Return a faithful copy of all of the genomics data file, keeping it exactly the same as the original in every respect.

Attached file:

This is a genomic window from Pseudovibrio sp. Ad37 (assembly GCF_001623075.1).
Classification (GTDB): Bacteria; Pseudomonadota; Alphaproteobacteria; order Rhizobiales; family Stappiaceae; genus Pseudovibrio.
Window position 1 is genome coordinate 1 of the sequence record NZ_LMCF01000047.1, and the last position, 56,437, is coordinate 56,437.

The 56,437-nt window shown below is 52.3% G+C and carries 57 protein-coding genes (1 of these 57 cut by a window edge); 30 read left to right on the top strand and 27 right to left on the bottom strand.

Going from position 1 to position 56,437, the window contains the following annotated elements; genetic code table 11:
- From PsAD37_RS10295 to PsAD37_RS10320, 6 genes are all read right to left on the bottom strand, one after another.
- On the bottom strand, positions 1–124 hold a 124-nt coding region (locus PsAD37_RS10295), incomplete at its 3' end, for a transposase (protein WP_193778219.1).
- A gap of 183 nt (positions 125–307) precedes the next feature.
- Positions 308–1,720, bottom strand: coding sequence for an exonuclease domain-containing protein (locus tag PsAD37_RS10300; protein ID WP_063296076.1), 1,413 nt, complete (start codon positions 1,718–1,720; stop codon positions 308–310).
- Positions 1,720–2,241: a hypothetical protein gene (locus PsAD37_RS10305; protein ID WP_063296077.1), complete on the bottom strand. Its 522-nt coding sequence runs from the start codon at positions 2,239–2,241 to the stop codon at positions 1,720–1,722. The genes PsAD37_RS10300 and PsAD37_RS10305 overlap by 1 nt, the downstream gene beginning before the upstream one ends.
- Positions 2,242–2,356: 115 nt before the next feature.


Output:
This is a genomic window from Pseudovibrio sp. Ad37 (assembly GCF_001623075.1).
Classification (GTDB): Bacteria; Pseudomonadota; Alphaproteobacteria; order Rhizobiales; family Stappiaceae; genus Pseudovibrio.
Window position 1 is genome coordinate 1 of the sequence record NZ_LMCF01000047.1, and the last position, 56,437, is coordinate 56,437.

The 56,437-nt window shown below is 52.3% G+C and carries 57 protein-coding genes (1 of these 57 cut by a window edge); 30 read left to right on the top strand and 27 right to left on the bottom strand.

Going from position 1 to position 56,437, the window contains the following annotated elements; genetic code table 11:
- From PsAD37_RS10295 to PsAD37_RS10320, 6 genes are all read right to left on the bottom strand, one after another.
- On the bottom strand, positions 1–124 hold a 124-nt coding region (locus PsAD37_RS10295), incomplete at its 3' end, for a transposase (protein WP_193778219.1).
- A gap of 183 nt (positions 125–307) precedes the next feature.
- Positions 308–1,720, bottom strand: coding sequence for an exonuclease domain-containing protein (locus tag PsAD37_RS10300; protein ID WP_063296076.1), 1,413 nt, complete (start codon positions 1,718–1,720; stop codon positions 308–310).
- Positions 1,720–2,241: a hypothetical protein gene (locus PsAD37_RS10305; protein ID WP_063296077.1), complete on the bottom strand. Its 522-nt coding sequence runs from the start codon at positions 2,239–2,241 to the stop codon at positions 1,720–1,722. The genes PsAD37_RS10300 and PsAD37_RS10305 overlap by 1 nt, the downstream gene beginning before the upstream one ends.
- Positions 2,242–2,356: 115 nt before the next feature.